The Moodie Davitt Report President Dermot Davitt (above) opened with a note of thanks to attendees, event partners and event co-organisers – Airports Council International – ACI World and ACI Asia-Pacific and Middle East.
“These associations perform a critical job in representing and advancing the interests of their members – and our industry,” he said.
On delivering on a consumer-centric mission, Davitt said: “The Trinity must ensure a fair and just relationship between brands, retailers and airports, encouraging shared upside and minimising down side not for one but for all.
“As Martin said – in fact as the last 20 years have testified – easier said than done. But if you don’t embark on a journey, you will never reach a destination.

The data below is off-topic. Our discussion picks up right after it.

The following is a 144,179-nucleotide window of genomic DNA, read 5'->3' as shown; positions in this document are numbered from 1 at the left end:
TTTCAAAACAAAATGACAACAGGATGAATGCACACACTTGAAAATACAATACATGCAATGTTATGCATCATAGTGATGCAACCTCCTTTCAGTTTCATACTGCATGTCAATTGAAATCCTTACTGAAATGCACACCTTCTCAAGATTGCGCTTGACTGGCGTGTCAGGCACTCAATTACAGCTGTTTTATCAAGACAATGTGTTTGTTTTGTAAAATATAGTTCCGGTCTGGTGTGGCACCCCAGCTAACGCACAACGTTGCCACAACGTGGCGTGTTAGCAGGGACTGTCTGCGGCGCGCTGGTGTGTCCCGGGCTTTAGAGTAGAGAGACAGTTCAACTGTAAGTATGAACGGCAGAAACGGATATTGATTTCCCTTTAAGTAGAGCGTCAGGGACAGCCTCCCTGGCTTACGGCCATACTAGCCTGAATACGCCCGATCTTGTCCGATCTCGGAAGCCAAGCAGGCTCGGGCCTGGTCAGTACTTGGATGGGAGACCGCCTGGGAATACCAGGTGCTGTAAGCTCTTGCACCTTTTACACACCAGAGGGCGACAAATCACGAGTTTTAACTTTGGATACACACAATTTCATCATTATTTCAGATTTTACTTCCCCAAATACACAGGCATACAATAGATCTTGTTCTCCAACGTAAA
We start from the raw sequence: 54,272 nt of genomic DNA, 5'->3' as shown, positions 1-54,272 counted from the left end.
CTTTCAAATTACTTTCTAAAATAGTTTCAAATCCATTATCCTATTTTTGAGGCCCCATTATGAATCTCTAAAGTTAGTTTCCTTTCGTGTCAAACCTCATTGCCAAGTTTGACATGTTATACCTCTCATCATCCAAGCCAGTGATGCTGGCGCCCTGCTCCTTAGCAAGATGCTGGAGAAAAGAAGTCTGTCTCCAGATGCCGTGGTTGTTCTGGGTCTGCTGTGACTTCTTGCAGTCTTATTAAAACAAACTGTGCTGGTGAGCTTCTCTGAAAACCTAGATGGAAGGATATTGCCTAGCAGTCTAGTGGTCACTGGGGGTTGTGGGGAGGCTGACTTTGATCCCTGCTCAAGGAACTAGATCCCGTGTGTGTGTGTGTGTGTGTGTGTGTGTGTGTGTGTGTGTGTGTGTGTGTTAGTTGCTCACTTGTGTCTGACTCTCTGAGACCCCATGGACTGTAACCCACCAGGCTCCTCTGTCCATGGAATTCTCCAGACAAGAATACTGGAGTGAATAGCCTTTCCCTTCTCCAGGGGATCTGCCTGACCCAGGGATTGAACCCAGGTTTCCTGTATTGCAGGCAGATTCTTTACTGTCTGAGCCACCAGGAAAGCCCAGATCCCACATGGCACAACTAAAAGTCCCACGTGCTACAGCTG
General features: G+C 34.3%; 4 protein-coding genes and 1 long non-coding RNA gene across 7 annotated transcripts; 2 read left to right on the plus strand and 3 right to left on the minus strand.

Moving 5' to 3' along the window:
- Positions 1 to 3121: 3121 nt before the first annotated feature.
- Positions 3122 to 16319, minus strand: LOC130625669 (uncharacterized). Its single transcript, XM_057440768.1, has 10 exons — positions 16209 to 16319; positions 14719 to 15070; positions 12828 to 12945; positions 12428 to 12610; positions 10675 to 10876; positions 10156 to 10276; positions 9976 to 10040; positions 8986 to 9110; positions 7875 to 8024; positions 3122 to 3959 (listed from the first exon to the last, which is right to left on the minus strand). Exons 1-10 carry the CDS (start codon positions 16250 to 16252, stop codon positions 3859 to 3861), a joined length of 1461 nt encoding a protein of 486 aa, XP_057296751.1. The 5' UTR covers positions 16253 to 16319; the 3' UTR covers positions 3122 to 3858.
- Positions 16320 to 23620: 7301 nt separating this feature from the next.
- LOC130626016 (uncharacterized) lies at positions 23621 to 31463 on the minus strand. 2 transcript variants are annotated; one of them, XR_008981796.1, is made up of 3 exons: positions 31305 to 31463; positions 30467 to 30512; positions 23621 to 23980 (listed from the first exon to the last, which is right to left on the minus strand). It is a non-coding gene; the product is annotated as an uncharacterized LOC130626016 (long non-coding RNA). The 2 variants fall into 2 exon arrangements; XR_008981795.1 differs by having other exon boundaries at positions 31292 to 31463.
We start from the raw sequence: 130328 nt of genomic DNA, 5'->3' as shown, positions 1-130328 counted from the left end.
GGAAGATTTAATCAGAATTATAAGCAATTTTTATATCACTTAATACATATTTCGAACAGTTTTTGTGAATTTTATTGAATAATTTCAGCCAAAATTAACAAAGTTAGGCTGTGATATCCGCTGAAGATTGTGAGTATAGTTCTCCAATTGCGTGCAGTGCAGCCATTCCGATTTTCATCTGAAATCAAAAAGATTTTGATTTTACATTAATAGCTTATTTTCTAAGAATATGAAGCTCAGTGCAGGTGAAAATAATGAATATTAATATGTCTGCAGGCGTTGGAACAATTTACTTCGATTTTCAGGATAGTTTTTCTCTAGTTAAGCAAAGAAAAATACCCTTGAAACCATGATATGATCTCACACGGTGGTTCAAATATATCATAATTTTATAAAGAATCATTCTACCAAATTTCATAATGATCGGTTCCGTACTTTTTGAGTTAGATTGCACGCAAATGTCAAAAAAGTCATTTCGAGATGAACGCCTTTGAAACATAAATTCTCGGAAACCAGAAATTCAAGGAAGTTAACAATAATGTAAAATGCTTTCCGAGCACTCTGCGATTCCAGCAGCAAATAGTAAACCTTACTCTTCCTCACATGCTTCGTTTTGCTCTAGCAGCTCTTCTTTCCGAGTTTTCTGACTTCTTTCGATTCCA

“Now we’re tracking a path forward to another P in addition to the Ps mentioned earlier of people, planet and partnership and that’s progress. Progress through innovation – digital, in-store, out of store, in fact right through the traveller journey. All underpinned by an unrelenting focus on the consumer.”
9:00 ACI Airport Workshop
TUESDAY 24 OCTOBER